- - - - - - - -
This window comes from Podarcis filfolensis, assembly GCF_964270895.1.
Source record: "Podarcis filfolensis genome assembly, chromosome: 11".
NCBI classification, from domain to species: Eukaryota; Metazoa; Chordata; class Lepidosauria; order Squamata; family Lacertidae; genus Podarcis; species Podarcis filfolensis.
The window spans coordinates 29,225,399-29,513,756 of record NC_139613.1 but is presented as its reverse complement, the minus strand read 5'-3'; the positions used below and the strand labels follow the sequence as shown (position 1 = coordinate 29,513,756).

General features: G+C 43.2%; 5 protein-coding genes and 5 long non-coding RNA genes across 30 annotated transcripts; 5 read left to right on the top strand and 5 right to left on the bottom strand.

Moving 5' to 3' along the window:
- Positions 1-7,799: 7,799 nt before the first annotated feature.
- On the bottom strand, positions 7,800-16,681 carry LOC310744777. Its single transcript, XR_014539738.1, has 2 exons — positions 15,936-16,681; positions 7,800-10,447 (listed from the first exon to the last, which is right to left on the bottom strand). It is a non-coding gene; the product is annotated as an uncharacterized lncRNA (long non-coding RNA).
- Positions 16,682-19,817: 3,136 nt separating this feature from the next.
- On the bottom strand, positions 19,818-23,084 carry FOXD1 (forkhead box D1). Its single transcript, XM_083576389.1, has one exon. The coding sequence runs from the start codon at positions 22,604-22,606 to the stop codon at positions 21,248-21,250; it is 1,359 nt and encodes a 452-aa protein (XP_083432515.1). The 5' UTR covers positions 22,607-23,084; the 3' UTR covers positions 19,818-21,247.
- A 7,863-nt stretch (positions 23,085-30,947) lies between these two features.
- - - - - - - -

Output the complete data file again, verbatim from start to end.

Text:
This window comes from Podarcis filfolensis, assembly GCF_964270895.1.
Source record: "Podarcis filfolensis genome assembly, chromosome: 11".
NCBI classification, from domain to species: Eukaryota; Metazoa; Chordata; class Lepidosauria; order Squamata; family Lacertidae; genus Podarcis; species Podarcis filfolensis.
The window spans coordinates 29,225,399-29,513,756 of record NC_139613.1 but is presented as its reverse complement, the minus strand read 5'-3'; the positions used below and the strand labels follow the sequence as shown (position 1 = coordinate 29,513,756).

General features: G+C 43.2%; 5 protein-coding genes and 5 long non-coding RNA genes across 30 annotated transcripts; 5 read left to right on the top strand and 5 right to left on the bottom strand.

Moving 5' to 3' along the window:
- Positions 1-7,799: 7,799 nt before the first annotated feature.
- On the bottom strand, positions 7,800-16,681 carry LOC310744777. Its single transcript, XR_014539738.1, has 2 exons — positions 15,936-16,681; positions 7,800-10,447 (listed from the first exon to the last, which is right to left on the bottom strand). It is a non-coding gene; the product is annotated as an uncharacterized lncRNA (long non-coding RNA).
- Positions 16,682-19,817: 3,136 nt separating this feature from the next.
- On the bottom strand, positions 19,818-23,084 carry FOXD1 (forkhead box D1). Its single transcript, XM_083576389.1, has one exon. The coding sequence runs from the start codon at positions 22,604-22,606 to the stop codon at positions 21,248-21,250; it is 1,359 nt and encodes a 452-aa protein (XP_083432515.1). The 5' UTR covers positions 22,607-23,084; the 3' UTR covers positions 19,818-21,247.
- A 7,863-nt stretch (positions 23,085-30,947) lies between these two features.